bubbl.us is a free online brainstorming and mind mapping tool that lets you easily create a graphic organizer, concept map, mind map or organizational chart and then share your ideas with colleagues or classmates. The Flash & AJAX based interface make it really simple to use with only a browser – no downloads and all you need to create an account is an email address! You can save your sheets, print them as images or save them to your computer.

The Web 2.0 features provide you with either a link or the html embed code so you can post your work on a web page (Edline) or email a link. In the embedded example shown here, you can pan and zoom using the controls or the scroll wheel on your mouse.

There are many obvious uses in the classroom:

  • Identify existing knowledge
  • Identify relationships between concepts
  • Record facts & details as a pre-writing strategy
  • Brainstorming – collecting and connecting ideas
  • Timelines
  • Student collaboration
  • Sharing ideas with communities of users

Check it out and look for me on bubbl.us

Scholarly Research on Student Blogging

We have our share of skeptics around here when it comes to Web 2.0 tools and their value in the classroom. Believe if or not, I’m one of them! There has been an ongoing conversation for a few years now about how these simple publishing and collaboration tools might be used to impact instruction. From the “This is amazing!” to the “This is bunk!”, there has been a healthy mix of agreements and disagreements about how a teacher might use Web 2.0 tools in their classrooms.

Typing at the keyboardNow comes a new study from Jeff Felix, Superintendent of Bonsall Union School District in Bonsall, CA. Mr. Felix’s scholarly, peer-reviewed article can be found here as a direct download of a PDF file, or you can visit Classroom 2.0 where he discusses his findings a bit.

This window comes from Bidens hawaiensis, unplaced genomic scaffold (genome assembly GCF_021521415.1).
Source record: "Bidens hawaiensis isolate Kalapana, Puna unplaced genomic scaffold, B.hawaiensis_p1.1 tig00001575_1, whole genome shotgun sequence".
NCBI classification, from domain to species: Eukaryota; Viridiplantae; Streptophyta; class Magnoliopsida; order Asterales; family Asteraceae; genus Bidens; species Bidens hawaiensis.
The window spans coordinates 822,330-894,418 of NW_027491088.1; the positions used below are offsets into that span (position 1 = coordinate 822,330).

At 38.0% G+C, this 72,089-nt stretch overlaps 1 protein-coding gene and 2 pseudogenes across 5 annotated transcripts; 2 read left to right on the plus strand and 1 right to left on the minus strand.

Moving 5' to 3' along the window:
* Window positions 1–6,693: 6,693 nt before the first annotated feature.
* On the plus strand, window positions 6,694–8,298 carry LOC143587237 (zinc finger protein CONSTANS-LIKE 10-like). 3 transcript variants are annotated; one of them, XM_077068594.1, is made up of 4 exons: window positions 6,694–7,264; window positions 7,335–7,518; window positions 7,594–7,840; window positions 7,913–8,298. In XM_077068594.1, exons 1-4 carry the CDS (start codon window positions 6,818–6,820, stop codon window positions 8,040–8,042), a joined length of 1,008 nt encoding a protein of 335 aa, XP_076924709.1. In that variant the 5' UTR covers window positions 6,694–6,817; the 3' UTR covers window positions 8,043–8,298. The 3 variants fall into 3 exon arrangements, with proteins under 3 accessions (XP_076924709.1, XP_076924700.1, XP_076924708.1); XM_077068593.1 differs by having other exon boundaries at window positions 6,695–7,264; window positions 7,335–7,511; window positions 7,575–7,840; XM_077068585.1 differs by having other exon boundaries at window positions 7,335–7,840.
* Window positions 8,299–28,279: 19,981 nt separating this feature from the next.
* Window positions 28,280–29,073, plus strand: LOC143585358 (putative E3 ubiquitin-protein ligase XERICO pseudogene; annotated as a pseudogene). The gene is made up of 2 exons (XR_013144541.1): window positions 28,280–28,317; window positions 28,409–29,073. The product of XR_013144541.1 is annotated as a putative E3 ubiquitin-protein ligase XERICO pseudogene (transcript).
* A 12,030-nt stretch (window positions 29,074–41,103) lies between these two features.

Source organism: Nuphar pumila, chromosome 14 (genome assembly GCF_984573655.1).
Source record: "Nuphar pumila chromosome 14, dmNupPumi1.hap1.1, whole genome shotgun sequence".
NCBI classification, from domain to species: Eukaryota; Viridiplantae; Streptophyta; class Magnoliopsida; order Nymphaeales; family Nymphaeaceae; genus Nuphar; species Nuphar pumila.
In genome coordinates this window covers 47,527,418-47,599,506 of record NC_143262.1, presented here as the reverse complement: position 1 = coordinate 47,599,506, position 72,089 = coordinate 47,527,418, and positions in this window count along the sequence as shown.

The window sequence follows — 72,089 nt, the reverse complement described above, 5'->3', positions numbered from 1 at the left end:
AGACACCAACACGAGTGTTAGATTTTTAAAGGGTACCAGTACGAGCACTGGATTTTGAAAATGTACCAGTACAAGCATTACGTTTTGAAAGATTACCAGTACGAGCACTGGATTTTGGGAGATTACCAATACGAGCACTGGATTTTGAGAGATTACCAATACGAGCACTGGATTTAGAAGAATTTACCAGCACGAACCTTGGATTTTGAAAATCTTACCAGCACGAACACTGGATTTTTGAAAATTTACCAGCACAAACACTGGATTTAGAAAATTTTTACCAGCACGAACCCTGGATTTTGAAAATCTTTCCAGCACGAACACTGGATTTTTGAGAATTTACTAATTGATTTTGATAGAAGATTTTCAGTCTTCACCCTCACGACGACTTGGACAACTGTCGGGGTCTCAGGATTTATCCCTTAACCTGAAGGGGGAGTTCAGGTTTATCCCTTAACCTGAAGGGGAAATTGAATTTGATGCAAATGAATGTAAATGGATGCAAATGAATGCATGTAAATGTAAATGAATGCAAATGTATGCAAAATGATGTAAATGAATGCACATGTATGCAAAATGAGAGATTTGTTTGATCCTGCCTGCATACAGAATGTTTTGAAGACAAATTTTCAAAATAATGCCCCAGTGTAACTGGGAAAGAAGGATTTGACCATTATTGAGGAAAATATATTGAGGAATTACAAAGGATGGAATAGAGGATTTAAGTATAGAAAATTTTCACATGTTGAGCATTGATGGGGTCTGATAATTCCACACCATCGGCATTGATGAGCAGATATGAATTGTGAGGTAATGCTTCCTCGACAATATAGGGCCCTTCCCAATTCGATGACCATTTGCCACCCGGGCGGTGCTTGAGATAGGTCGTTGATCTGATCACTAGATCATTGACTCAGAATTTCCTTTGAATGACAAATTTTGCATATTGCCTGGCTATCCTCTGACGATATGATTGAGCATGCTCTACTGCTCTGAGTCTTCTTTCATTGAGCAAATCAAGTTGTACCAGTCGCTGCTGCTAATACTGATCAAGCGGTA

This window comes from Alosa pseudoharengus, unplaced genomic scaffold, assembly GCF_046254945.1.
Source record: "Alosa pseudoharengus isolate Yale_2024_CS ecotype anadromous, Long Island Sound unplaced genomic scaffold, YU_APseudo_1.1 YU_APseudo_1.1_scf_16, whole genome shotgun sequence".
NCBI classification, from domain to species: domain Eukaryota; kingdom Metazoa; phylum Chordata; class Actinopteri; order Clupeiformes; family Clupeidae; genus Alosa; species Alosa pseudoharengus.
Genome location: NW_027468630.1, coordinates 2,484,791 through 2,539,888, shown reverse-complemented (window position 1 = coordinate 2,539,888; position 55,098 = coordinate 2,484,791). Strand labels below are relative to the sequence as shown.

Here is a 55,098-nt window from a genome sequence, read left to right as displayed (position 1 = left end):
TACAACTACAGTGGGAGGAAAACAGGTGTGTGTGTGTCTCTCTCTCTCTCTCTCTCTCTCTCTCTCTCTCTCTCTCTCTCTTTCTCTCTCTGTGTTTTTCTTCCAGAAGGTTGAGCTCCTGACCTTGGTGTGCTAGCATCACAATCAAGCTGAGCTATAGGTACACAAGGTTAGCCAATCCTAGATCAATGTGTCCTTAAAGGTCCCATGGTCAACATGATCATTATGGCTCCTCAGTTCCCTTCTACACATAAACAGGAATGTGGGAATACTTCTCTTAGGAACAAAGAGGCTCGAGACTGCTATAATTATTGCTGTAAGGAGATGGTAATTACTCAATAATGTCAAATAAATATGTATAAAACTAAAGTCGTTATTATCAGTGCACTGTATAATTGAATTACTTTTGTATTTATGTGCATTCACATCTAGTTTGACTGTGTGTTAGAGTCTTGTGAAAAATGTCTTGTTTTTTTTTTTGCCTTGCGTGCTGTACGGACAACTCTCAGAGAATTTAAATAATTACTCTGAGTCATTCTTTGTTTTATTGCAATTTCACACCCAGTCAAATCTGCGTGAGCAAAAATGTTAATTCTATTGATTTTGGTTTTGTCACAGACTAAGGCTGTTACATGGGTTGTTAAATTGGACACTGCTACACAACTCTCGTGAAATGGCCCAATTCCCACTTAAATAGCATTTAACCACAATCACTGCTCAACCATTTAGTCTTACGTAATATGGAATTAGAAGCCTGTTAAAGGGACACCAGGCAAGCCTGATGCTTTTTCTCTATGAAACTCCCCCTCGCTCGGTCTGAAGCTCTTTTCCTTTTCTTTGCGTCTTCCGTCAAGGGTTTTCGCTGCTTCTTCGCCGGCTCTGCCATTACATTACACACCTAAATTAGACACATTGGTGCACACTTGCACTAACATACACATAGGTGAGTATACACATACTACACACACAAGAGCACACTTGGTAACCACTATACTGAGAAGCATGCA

Some of the conclusions from the article are interesting on their face and worth a little more study and reflection. In no order of importance here are a few statements that jumped out at me:

  • There were four communication patterns teachers perceived as a result of blogging: (a) increased peer interaction among students, (b) increased teacher interaction with the students, (c) students exhibiting more positive emotions about learning, and (d) an increased sharing of ideas among students and with the teacher.
  • The data from responding edubloggers describe student learners who have been a part of a blogging classroom as engaged in four types of learning: (a) students increasing their understanding of topics, making sense of what they learn, and developing their own understanding of the subject matter, (b) students cultivating deeper thought processes; creating meaning and new ideas from the subject, (c) students exploring the subject beyond the immediate requirements, and (d) students connecting with previous experiences learned in or out of the classroom.
  • Blogging by its very nature gives students a vehicle for sharing their ideas with one another, a contemporary way to gain additional knowledge or understanding that resonates with students being raised in the digital age.